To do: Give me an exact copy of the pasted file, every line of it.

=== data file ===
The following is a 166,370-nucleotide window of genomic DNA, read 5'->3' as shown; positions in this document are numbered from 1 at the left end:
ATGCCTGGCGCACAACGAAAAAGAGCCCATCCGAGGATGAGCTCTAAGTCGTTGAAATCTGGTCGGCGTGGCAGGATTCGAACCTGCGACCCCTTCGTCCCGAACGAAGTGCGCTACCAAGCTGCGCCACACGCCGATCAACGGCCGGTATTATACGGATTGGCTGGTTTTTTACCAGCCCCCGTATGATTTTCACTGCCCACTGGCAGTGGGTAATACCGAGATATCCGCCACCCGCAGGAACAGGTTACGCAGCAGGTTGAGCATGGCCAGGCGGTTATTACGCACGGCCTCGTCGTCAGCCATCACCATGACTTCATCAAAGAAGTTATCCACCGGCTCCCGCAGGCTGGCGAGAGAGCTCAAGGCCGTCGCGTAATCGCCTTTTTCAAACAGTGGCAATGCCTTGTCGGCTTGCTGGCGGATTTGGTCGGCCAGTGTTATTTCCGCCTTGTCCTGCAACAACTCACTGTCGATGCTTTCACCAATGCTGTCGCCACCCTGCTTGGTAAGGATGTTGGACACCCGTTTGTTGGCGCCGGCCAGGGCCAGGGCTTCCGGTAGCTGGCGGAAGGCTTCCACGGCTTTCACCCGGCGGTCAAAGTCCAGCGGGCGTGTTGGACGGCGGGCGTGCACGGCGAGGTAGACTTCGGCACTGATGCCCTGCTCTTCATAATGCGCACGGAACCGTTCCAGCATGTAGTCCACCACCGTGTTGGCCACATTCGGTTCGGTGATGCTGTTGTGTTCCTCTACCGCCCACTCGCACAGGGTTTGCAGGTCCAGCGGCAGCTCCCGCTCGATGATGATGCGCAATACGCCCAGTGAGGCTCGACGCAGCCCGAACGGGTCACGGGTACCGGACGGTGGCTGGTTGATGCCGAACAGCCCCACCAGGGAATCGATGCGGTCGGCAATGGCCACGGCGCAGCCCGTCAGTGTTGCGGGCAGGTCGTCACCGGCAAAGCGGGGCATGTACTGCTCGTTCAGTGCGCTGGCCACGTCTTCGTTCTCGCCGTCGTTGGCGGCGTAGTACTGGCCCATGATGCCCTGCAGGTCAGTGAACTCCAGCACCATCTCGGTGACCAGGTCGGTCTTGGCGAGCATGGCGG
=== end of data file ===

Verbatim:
The following is a 166,370-nucleotide window of genomic DNA, read 5'->3' as shown; positions in this document are numbered from 1 at the left end:
ATGCCTGGCGCACAACGAAAAAGAGCCCATCCGAGGATGAGCTCTAAGTCGTTGAAATCTGGTCGGCGTGGCAGGATTCGAACCTGCGACCCCTTCGTCCCGAACGAAGTGCGCTACCAAGCTGCGCCACACGCCGATCAACGGCCGGTATTATACGGATTGGCTGGTTTTTTACCAGCCCCCGTATGATTTTCACTGCCCACTGGCAGTGGGTAATACCGAGATATCCGCCACCCGCAGGAACAGGTTACGCAGCAGGTTGAGCATGGCCAGGCGGTTATTACGCACGGCCTCGTCGTCAGCCATCACCATGACTTCATCAAAGAAGTTATCCACCGGCTCCCGCAGGCTGGCGAGAGAGCTCAAGGCCGTCGCGTAATCGCCTTTTTCAAACAGTGGCAATGCCTTGTCGGCTTGCTGGCGGATTTGGTCGGCCAGTGTTATTTCCGCCTTGTCCTGCAACAACTCACTGTCGATGCTTTCACCAATGCTGTCGCCACCCTGCTTGGTAAGGATGTTGGACACCCGTTTGTTGGCGCCGGCCAGGGCCAGGGCTTCCGGTAGCTGGCGGAAGGCTTCCACGGCTTTCACCCGGCGGTCAAAGTCCAGCGGGCGTGTTGGACGGCGGGCGTGCACGGCGAGGTAGACTTCGGCACTGATGCCCTGCTCTTCATAATGCGCACGGAACCGTTCCAGCATGTAGTCCACCACCGTGTTGGCCACATTCGGTTCGGTGATGCTGTTGTGTTCCTCTACCGCCCACTCGCACAGGGTTTGCAGGTCCAGCGGCAGCTCCCGCTCGATGATGATGCGCAATACGCCCAGTGAGGCTCGACGCAGCCCGAACGGGTCACGGGTACCGGACGGTGGCTGGTTGATGCCGAACAGCCCCACCAGGGAATCGATGCGGTCGGCAATGGCCACGGCGCAGCCCGTCAGTGTTGCGGGCAGGTCGTCACCGGCAAAGCGGGGCATGTACTGCTCGTTCAGTGCGCTGGCCACGTCTTCGTTCTCGCCGTCGTTGGCGGCGTAGTACTGGCCCATGATGCCCTGCAGGTCAGTGAACTCCAGCACCATCTCGGTGACCAGGTCGGTCTTGGCGAGCATGGCGG